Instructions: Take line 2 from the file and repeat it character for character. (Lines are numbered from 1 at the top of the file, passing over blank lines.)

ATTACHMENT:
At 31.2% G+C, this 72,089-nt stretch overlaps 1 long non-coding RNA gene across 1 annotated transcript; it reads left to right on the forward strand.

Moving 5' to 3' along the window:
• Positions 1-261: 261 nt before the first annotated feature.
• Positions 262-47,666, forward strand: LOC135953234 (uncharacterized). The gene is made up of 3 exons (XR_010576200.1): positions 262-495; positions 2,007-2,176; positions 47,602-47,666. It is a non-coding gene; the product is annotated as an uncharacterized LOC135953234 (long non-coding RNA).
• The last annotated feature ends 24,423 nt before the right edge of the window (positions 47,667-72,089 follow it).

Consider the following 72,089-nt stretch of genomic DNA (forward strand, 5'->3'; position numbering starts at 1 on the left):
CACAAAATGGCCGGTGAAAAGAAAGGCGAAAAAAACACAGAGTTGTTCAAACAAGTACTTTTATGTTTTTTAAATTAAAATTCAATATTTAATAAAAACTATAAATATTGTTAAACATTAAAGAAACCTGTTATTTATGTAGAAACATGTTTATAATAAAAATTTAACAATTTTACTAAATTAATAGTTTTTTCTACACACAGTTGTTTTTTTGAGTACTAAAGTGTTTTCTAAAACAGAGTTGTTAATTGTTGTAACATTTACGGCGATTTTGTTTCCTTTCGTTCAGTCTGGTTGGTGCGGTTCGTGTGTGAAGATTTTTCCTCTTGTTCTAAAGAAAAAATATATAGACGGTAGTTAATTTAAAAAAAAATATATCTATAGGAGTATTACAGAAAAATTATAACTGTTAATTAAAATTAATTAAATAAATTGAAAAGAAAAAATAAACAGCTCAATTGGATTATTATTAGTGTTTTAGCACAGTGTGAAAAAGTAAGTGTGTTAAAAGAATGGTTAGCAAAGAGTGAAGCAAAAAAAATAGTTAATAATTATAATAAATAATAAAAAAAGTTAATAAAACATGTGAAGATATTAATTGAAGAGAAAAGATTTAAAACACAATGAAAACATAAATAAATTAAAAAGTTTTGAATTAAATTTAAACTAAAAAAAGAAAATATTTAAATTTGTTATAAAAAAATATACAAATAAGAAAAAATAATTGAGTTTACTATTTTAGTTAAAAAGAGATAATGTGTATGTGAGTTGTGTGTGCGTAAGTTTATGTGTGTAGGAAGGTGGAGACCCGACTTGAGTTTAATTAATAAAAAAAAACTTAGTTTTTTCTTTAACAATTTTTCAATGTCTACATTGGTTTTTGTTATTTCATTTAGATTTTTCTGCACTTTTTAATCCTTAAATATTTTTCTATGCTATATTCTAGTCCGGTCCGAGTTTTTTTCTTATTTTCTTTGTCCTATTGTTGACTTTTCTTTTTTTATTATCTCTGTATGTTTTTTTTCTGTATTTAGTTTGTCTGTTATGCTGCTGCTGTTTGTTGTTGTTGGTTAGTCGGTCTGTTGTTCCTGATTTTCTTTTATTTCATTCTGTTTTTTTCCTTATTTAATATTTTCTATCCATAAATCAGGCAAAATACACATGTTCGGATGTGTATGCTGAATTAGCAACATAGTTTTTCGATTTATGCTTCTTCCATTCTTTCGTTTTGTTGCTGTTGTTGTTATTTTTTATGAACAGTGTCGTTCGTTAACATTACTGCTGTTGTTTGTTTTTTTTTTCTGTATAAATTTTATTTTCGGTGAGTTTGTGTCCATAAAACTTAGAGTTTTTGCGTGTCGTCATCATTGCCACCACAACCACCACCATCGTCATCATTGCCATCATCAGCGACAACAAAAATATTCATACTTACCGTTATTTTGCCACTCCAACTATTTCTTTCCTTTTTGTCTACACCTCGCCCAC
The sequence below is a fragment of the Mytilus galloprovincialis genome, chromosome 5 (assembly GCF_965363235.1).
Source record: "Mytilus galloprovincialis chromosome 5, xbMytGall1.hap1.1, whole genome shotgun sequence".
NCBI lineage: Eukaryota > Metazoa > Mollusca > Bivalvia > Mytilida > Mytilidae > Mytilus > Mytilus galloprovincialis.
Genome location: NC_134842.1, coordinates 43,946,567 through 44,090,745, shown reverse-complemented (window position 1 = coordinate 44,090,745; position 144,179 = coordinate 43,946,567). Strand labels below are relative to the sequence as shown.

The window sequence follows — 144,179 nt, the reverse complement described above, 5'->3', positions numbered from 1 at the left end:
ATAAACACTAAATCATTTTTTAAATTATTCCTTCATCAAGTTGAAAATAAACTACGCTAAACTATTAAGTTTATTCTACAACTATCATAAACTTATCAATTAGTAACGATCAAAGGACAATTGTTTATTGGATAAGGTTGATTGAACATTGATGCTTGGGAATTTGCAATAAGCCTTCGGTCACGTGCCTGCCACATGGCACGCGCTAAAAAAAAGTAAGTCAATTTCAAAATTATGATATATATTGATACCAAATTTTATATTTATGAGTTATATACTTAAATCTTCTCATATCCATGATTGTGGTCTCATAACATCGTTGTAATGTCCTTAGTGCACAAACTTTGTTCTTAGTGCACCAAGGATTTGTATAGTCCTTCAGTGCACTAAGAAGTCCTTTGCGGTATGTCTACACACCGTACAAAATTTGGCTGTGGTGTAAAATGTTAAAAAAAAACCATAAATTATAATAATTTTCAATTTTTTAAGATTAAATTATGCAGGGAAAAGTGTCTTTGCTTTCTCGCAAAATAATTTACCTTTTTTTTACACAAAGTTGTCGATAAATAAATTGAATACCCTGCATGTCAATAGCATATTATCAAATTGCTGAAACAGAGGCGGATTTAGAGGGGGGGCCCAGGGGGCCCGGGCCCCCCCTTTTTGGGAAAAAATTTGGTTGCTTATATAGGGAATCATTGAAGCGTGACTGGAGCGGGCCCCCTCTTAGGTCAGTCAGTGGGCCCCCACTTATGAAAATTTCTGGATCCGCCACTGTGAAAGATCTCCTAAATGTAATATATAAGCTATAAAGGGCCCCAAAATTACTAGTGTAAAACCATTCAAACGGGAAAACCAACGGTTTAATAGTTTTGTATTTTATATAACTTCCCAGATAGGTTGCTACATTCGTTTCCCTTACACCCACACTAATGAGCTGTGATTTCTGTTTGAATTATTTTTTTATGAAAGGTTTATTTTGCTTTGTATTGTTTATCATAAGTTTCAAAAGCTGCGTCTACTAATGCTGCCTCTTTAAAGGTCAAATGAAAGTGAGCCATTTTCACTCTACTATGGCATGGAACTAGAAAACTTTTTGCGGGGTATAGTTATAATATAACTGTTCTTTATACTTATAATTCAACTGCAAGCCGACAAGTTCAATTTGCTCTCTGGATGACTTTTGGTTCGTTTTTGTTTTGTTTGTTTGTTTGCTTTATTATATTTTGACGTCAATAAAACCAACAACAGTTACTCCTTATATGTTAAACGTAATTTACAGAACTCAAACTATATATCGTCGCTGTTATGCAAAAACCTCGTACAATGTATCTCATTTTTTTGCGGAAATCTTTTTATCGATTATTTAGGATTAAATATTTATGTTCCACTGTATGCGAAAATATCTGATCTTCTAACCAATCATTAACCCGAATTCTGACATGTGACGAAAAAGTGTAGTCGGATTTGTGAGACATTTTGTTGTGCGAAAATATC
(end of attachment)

Moving 5' to 3' along the window: